PILOT: Center for Appalachian Research in Environmental Sciences: Transcriptional Effects of Per and Poly Fluorinated Alkyl Substances

Grants and Contracts Details


Per and poly fluorinated alkyl substances (PFAS)1 are man made surfactant chemicals of concern to human health due to their detectable levels in most individuals, their persistent nature and ubiquitous presence in our environment. The long-term consequences of human exposure to PFAS are difficult to assess due in large part to their diverse chemical structures, regional differences in human exposures and poorly understood mechanisms of action. One possible deleterious consequence of exposure to PFAS is suggested by studies in humans and laboratory animals that associate elevated circulating levels of PFAS, in particular PFOA (perfluorooctanoic acid) and PFOS (perfluorooctanesulfonic acid), with increased circulating cholesterol levels which is an established risk factor for coronary artery disease. Understanding the mechanisms linking PFAS exposures to alterations in circulating cholesterol levels would improve our ability to determine how PFAS exposures impact human health and might inform strategies for improved clinical management of PFAS exposed individuals. Despite the importance of the question, attempts to identify the mechanisms by which PFOA and PFOS alter cholesterol homeostasis have yielded contradictory and inconclusive results. In humans, for example, serum levels of PFOA have been found to be inversely correlated with the expression of genes involved in reverse cholesterol transport (i.e., CYP7A1). However, preclinical studies with animal models indicate that PFOA primarily upregulates cholesterol biosynthesis via upregulation of nuclear hormone receptors such as PPARá. PFOA has also been found to increase liver size and expression of genes involved in proliferation [3-5]. Use of cultured hepatocytes and either metabolomics or transcriptomic approaches have either failed to generate consistent results or report results obtained using high levels of either PFOA or PFOS that are not relevant to human health. To resolve this issue, we propose to use a liver microtissue model (hLiMT, 3D human liver microtissue)[6] that retains much of the normal physiology and function of the liver to examine the impact of PFOA and PFOS on transcriptional pathways linked to cholesterol homeostasis. The objective of this project is to identify the molecular mechanism(s) by which PFOA and PFOS increase cholesterol levels. We hypothesize that exposure to PFOA and PFOS inappropriately activates key nuclear hormone receptors in the liver which subsequently results in increased synthesis of cholesterol. It is important to note that elevated cholesterol may arise from either 1) increased intake of dietary intake, 2) increased de novo cholesterol synthesis or 3) cholesterol absorption. By focusing on liver-specific events, we will begin to discriminate between these possibilities. Two aims are proposed to test this hypothesis. In aim #1, we will verify the impact of PFOS and PFOA on hepatic proliferation and cholesterol/lipid accumulation in a 3D human liver microtissue model. In aim #2, we will identify differentially expressed profiles of genes relative to cholesterol homeostasis and induced by PFOA treatment in 3D human liver microtissues. Successful completion of these aims will lead to the identification of biomarkers and vulnerable populations,assessment of the risk of exposure to PFAS and will inform therapeutic interventions.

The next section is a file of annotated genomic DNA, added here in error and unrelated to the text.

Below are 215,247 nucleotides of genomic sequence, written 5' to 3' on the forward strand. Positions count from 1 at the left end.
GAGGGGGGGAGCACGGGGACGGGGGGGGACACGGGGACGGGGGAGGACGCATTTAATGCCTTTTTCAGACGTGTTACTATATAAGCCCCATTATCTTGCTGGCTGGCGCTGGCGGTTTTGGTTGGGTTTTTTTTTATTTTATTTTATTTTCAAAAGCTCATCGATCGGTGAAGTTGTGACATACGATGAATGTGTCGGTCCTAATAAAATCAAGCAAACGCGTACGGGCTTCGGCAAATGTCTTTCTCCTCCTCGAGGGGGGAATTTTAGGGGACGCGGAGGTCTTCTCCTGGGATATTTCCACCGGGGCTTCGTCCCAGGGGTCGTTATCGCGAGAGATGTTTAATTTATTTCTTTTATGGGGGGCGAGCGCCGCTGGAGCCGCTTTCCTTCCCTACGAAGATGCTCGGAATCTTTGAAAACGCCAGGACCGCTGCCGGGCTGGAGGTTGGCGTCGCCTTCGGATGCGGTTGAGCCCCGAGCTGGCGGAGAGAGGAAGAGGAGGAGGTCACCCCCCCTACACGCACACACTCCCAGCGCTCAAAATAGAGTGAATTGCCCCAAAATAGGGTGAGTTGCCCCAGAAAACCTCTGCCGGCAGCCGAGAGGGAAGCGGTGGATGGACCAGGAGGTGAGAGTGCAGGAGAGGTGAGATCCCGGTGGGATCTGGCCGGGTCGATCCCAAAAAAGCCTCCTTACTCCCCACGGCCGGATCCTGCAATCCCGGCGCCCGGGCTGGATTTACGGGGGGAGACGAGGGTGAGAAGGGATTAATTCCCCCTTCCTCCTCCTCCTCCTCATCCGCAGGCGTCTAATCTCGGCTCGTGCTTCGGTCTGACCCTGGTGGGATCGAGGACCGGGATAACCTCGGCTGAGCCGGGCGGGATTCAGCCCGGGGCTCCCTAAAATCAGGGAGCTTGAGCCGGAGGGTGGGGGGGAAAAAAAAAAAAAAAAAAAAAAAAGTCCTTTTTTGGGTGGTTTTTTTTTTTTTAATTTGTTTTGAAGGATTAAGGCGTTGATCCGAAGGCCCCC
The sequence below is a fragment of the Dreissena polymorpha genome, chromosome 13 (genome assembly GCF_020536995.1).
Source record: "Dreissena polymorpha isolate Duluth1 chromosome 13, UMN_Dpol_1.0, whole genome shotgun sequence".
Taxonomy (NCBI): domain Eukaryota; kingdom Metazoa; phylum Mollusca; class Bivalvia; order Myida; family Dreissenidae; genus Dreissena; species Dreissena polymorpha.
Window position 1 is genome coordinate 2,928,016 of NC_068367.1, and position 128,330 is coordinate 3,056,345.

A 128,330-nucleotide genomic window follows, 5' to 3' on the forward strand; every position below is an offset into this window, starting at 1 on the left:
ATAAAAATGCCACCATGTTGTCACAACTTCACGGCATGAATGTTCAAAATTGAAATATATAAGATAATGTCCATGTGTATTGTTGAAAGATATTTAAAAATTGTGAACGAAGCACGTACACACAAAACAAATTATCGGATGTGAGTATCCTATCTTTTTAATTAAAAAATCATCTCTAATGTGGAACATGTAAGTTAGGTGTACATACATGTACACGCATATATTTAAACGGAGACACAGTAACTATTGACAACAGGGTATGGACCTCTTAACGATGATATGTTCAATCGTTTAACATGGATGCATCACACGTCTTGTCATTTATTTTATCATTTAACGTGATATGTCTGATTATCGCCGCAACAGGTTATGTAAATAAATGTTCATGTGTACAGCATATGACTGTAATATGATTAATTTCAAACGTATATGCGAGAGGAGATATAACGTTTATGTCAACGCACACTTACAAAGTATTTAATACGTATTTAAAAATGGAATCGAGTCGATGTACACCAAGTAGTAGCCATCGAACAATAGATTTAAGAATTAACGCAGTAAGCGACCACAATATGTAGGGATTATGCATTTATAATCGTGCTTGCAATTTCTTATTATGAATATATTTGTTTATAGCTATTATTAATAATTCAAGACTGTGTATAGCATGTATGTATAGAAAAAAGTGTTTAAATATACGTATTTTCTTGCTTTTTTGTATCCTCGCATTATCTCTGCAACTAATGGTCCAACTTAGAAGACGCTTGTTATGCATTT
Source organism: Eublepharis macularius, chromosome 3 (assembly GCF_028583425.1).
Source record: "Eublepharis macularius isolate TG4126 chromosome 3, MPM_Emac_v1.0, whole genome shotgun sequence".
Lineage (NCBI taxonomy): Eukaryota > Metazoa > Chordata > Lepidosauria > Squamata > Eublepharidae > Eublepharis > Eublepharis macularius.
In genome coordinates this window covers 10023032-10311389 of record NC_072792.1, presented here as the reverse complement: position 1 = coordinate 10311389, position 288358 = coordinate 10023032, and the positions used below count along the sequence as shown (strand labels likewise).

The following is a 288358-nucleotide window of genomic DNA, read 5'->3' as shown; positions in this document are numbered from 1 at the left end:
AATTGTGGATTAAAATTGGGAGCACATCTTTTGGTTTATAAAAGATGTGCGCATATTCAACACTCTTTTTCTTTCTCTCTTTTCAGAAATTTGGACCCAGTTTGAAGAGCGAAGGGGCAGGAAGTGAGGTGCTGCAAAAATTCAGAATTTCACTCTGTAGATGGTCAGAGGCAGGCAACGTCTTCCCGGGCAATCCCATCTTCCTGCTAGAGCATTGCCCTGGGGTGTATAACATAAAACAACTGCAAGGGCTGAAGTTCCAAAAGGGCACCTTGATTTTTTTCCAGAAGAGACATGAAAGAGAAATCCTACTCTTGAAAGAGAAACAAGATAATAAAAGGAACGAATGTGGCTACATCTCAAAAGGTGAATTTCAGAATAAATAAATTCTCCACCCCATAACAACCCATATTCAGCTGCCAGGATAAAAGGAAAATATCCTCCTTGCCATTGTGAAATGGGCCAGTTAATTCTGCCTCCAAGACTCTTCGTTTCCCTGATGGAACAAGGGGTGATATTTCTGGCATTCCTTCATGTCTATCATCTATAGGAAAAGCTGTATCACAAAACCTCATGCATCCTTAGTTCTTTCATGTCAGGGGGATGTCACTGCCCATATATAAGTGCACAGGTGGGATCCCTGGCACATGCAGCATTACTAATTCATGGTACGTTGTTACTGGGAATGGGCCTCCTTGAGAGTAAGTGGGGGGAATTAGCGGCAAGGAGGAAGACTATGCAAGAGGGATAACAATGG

Effective start/end date5/1/173/31/19


  • National Institute of Environmental Health Sciences


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